Where do Unemployment Benefits Come From?
It’s a common belief that unemployment benefits are paid directly to the Claimant, the former employee making the claim to receive unemployment benefits, by the former employer. However, the unemployment benefits a Claimant receives is actually paid out by the United States Department of Labor, not the former employer. The Department uses tax money, paid by employers, to pay eligible Claimants the unemployment benefits while they search for a new job to pursue.
Employers pay a tax for Unemployment Insurance to the state and federal government. These insurance rates vary, like car insurance, based on the employer’s history. Employers will pay a higher insurance rate depending on how many employee unemployment claims the Department of Labor has to pay out.
The taxes paid for the Unemployment Insurance is put into three different categories and is overseen by the Department of Labor, who enforces the labor laws that are in place within the United States.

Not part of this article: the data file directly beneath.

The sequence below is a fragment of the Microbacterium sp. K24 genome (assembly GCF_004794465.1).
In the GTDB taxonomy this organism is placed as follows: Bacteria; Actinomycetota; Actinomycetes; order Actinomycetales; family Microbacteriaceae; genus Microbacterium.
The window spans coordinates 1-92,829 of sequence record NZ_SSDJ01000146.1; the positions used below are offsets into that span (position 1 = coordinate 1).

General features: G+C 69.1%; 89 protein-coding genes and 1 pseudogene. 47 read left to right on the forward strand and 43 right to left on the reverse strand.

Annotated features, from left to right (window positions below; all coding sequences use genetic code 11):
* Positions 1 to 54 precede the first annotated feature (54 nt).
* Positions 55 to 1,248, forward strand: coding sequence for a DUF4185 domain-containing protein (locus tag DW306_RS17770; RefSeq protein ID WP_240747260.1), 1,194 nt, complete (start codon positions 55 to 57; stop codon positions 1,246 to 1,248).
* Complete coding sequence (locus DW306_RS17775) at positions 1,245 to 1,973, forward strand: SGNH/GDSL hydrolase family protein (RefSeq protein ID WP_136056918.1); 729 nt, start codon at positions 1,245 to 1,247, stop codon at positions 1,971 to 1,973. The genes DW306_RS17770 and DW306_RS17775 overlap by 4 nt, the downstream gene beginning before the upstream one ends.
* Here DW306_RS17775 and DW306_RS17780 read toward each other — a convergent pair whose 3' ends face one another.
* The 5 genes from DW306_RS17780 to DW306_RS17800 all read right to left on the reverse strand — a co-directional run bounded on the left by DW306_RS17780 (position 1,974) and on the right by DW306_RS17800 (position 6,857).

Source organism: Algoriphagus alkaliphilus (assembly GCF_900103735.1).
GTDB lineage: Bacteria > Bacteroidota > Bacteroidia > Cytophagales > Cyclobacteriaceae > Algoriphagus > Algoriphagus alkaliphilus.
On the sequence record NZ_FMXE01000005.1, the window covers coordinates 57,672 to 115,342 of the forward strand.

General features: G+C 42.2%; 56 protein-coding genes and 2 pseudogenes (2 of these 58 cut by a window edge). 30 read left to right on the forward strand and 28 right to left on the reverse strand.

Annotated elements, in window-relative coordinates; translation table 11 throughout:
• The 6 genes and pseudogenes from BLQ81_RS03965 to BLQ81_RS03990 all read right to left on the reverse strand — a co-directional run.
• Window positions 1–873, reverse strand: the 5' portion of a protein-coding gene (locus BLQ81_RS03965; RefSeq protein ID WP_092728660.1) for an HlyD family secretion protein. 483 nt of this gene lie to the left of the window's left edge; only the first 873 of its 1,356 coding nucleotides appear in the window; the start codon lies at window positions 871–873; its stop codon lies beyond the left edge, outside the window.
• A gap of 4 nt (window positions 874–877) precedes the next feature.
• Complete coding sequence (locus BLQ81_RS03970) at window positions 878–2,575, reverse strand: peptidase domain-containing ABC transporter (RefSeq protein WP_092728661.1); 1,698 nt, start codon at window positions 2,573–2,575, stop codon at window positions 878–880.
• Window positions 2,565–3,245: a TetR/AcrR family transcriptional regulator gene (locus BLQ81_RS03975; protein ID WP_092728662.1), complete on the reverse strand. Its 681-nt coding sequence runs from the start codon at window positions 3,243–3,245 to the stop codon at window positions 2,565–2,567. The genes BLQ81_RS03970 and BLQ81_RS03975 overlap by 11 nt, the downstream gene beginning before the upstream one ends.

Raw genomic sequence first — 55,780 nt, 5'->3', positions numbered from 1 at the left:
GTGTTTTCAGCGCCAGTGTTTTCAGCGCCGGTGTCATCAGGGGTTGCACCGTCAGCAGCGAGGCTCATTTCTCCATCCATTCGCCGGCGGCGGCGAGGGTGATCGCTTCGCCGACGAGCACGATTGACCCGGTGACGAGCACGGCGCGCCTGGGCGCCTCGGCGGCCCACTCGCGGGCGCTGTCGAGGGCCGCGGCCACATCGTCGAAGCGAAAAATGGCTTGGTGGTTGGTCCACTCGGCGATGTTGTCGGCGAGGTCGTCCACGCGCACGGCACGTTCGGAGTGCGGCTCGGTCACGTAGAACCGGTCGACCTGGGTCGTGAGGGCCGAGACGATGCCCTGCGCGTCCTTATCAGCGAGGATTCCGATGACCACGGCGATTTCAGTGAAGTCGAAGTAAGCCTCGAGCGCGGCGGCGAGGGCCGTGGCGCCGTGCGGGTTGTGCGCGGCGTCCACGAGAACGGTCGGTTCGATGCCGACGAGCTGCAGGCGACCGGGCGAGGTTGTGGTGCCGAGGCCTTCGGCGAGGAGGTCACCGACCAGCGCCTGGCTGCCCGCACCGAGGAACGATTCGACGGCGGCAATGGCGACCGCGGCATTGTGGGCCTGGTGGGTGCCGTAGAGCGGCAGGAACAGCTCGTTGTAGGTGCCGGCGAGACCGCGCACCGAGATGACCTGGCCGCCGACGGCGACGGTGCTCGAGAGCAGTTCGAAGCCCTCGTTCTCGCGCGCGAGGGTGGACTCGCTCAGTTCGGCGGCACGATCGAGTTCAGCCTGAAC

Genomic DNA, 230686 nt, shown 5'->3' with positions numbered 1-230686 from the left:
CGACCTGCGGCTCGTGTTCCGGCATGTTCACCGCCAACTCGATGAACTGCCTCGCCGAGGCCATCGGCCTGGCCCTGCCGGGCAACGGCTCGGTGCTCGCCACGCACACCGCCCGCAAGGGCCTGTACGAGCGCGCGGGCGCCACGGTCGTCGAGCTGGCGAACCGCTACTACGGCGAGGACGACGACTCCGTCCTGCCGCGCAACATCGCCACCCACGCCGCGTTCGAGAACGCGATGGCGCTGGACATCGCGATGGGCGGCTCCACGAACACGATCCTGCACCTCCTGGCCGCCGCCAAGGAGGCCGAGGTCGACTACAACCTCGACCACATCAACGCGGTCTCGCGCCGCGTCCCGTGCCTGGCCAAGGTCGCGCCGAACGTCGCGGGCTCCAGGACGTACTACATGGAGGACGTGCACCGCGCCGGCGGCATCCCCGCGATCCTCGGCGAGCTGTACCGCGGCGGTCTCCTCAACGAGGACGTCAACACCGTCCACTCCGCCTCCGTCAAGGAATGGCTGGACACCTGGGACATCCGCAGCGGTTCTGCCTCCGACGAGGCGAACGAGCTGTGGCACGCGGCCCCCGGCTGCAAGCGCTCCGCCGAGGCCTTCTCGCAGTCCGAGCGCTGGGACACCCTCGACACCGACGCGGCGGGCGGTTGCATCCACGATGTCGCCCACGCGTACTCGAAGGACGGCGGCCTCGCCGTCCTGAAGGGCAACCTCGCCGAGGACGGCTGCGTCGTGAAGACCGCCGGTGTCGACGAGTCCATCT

The three Unemployment Insurance Categories are the state programs, the extended benefits program, and the loan fund. The state program is the regular unemployment benefits program, which may vary state to state. The extended benefits program is available to people who have used the regular amount of unemployment benefits through the state program. Through the extended benefits program, a person who is unemployed may be granted up to an additional 13 weeks of unemployment benefits when the state is experiencing high amounts of unemployment. States who are experiencing higher than usual rates of unemployment can borrow money from the loan fund, but the state is responsible for paying back the borrowed amount.
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